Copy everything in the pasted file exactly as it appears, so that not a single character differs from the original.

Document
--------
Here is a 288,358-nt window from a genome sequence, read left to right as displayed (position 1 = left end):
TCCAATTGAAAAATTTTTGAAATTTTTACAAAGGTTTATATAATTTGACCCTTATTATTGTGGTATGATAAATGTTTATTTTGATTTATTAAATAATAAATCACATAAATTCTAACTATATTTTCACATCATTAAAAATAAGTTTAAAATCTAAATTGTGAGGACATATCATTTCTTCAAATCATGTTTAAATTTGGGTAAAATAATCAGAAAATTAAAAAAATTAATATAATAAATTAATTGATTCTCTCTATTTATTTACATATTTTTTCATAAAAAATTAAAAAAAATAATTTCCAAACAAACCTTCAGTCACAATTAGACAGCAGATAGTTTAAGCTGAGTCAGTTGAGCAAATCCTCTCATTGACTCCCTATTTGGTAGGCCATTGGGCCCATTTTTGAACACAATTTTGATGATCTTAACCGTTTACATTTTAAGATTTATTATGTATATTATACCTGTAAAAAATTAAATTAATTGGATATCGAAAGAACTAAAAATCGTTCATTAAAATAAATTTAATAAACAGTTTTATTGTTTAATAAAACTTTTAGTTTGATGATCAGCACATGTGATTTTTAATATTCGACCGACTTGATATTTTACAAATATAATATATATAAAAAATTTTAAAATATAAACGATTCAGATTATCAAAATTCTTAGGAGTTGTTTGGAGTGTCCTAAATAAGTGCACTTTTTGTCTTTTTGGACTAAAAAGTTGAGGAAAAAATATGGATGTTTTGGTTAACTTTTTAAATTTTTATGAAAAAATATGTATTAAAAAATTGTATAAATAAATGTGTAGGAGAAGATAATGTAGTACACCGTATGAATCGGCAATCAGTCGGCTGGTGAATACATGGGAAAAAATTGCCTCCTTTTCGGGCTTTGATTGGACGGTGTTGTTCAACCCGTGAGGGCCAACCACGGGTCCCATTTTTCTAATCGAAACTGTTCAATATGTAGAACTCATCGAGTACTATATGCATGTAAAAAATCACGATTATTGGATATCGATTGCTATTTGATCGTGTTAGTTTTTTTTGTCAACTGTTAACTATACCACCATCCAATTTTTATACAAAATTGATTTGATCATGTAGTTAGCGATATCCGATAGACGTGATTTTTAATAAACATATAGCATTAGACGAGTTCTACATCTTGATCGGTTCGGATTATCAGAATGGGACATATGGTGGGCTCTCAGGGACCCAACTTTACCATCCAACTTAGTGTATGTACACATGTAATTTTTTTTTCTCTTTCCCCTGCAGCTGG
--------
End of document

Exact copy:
Here is a 288,358-nt window from a genome sequence, read left to right as displayed (position 1 = left end):
TCCAATTGAAAAATTTTTGAAATTTTTACAAAGGTTTATATAATTTGACCCTTATTATTGTGGTATGATAAATGTTTATTTTGATTTATTAAATAATAAATCACATAAATTCTAACTATATTTTCACATCATTAAAAATAAGTTTAAAATCTAAATTGTGAGGACATATCATTTCTTCAAATCATGTTTAAATTTGGGTAAAATAATCAGAAAATTAAAAAAATTAATATAATAAATTAATTGATTCTCTCTATTTATTTACATATTTTTTCATAAAAAATTAAAAAAAATAATTTCCAAACAAACCTTCAGTCACAATTAGACAGCAGATAGTTTAAGCTGAGTCAGTTGAGCAAATCCTCTCATTGACTCCCTATTTGGTAGGCCATTGGGCCCATTTTTGAACACAATTTTGATGATCTTAACCGTTTACATTTTAAGATTTATTATGTATATTATACCTGTAAAAAATTAAATTAATTGGATATCGAAAGAACTAAAAATCGTTCATTAAAATAAATTTAATAAACAGTTTTATTGTTTAATAAAACTTTTAGTTTGATGATCAGCACATGTGATTTTTAATATTCGACCGACTTGATATTTTACAAATATAATATATATAAAAAATTTTAAAATATAAACGATTCAGATTATCAAAATTCTTAGGAGTTGTTTGGAGTGTCCTAAATAAGTGCACTTTTTGTCTTTTTGGACTAAAAAGTTGAGGAAAAAATATGGATGTTTTGGTTAACTTTTTAAATTTTTATGAAAAAATATGTATTAAAAAATTGTATAAATAAATGTGTAGGAGAAGATAATGTAGTACACCGTATGAATCGGCAATCAGTCGGCTGGTGAATACATGGGAAAAAATTGCCTCCTTTTCGGGCTTTGATTGGACGGTGTTGTTCAACCCGTGAGGGCCAACCACGGGTCCCATTTTTCTAATCGAAACTGTTCAATATGTAGAACTCATCGAGTACTATATGCATGTAAAAAATCACGATTATTGGATATCGATTGCTATTTGATCGTGTTAGTTTTTTTTGTCAACTGTTAACTATACCACCATCCAATTTTTATACAAAATTGATTTGATCATGTAGTTAGCGATATCCGATAGACGTGATTTTTAATAAACATATAGCATTAGACGAGTTCTACATCTTGATCGGTTCGGATTATCAGAATGGGACATATGGTGGGCTCTCAGGGACCCAACTTTACCATCCAACTTAGTGTATGTACACATGTAATTTTTTTTTCTCTTTCCCCTGCAGCTGG